Metastasis is responsible for most cancer-related deaths and occurs when cancer cells are shed from the primary tumor into the circulation and transported to distant organs. Characterization of circulating tumor cells (CTCs) holds the key to understanding cancer metastasis. Significant progress has been made in recent years in the isolation of CTCs directly from patient blood. Using the latest generation microfluidic technology to capture CTCs, clusters of tumor cells that appear to travel together in the blood stream were unexpectedly captured alongside solitary CTCs. At present little is known about these mysterious circulating cell clusters, but some evidence point to their role in seeding and establishment of secondary tumors. In this P41 Competitive Revision, we proposed to develop new optical technology to meet the needs of biological collaborators who will lead a newly identified driving biomedical project (DBP). The DBP team seeks to determine the origin and in vivo behavior of CTC clusters using animal models of metastasis. Specific, we want to know if multicellular clusters are shed from the primary tumor or if they originate from shed single cells that later grow into clusters. If clusters are pre-formed at the primary site, what is their size distribution and how well do they survive in the peripheral circulation? Are cluster sizes correlated with metastatic capacity? Are host stromal or immune cells involved in the cluster formation? To help answer these questions, we propose to develop in vivo imaging technology that can detect and enumerate CTCs in the circulation of live animals without the need to draw blood samples. We will integrate a two-photon in vivo flow cytometer and imaging cytometer with an optical coherence tomography (OCT) system that is optimized for high-speed cross-sectional imaging of blood vessels with single cell resolution. The technology will enable cancer biologists to track CTCs, characterize their size distribution, and measure clearance rate from the circulation. Ultimately the technology will be useful for answering fundamental questions about cancer metastasis, with the long-term goal of identifying therapeutic targets against metastatic tumors.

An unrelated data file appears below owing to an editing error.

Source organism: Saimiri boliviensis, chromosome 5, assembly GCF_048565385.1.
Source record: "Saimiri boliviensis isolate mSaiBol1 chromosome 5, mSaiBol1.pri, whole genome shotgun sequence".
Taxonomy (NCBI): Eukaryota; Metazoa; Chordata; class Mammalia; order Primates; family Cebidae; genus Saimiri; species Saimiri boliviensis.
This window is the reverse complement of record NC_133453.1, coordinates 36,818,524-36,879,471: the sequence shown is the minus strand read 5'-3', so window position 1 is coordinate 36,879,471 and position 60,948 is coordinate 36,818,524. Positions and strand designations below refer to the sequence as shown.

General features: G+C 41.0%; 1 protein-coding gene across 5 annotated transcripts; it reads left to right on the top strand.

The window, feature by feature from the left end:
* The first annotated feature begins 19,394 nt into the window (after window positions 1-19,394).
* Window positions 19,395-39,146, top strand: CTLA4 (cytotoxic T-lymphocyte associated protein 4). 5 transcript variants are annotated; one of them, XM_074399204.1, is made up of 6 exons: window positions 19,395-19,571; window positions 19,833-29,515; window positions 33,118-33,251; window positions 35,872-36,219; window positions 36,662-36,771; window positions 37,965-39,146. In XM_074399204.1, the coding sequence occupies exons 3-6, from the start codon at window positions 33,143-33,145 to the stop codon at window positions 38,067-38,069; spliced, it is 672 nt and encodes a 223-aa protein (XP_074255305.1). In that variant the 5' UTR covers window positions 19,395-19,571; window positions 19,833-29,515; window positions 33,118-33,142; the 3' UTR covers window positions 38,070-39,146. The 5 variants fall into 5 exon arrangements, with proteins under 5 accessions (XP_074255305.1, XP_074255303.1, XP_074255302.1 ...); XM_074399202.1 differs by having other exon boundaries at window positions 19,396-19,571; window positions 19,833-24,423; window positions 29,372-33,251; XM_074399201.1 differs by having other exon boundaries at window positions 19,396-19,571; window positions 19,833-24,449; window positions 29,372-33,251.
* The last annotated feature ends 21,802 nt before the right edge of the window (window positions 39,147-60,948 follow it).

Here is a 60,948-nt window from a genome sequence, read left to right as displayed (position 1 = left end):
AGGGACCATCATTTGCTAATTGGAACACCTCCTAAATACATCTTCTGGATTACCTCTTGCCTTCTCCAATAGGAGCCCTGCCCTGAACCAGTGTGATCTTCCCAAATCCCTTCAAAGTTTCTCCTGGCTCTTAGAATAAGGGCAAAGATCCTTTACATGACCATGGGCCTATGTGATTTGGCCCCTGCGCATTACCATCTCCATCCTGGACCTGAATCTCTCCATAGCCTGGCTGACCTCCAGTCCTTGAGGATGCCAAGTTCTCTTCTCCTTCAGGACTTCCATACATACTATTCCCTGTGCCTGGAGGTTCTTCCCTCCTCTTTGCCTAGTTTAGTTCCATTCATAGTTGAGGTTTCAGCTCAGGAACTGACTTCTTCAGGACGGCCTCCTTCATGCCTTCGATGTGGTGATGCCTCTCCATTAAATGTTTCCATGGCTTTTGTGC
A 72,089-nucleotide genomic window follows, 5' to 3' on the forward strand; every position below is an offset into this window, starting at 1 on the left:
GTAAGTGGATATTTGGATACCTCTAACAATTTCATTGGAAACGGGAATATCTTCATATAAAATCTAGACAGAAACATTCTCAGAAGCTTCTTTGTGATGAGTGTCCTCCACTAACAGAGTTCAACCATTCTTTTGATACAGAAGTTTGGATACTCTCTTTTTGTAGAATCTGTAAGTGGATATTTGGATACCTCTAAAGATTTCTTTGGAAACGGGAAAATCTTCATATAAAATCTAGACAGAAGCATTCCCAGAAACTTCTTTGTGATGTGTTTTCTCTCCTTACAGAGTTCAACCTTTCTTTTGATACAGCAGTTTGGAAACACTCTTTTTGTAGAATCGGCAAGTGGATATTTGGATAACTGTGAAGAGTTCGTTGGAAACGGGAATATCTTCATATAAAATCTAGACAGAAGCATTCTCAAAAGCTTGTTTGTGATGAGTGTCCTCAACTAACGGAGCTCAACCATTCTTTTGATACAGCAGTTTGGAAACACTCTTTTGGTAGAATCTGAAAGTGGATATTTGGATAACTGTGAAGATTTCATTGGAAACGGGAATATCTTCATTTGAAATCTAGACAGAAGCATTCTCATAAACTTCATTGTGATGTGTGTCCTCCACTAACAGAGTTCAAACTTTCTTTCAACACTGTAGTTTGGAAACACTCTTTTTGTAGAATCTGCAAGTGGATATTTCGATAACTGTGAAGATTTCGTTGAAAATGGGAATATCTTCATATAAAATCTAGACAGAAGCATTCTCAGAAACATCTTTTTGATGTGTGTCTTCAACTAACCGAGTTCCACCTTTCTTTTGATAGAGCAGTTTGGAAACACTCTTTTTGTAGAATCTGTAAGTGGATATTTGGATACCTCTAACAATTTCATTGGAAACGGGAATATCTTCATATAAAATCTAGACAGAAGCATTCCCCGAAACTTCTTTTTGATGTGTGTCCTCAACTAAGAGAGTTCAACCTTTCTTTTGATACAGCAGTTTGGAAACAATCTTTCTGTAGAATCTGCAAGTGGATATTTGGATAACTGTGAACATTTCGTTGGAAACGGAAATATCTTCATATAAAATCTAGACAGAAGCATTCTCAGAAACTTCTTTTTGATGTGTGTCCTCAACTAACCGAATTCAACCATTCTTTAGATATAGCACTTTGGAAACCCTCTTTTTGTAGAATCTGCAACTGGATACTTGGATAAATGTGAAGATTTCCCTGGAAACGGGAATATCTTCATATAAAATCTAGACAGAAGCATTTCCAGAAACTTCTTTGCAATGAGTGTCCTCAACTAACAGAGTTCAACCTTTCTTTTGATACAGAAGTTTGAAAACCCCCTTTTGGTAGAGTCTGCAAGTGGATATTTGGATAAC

Public Health Relevance

PUBLIC RELEVANCE: We will develop in vivo imaging technology to track circulating tumor cells in the blood stream of live animals and answer fundamental questions about cancer metastasis, with the long-term goal of identifying therapeutic targets against metastatic tumors.

National Institute of Health (NIH)
National Institute of Biomedical Imaging and Bioengineering (NIBIB)
Biotechnology Resource Grants (P41)
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Special Emphasis Panel (ZRG1-SBIB-N (40))
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Conroy, Richard
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Massachusetts General Hospital
United States
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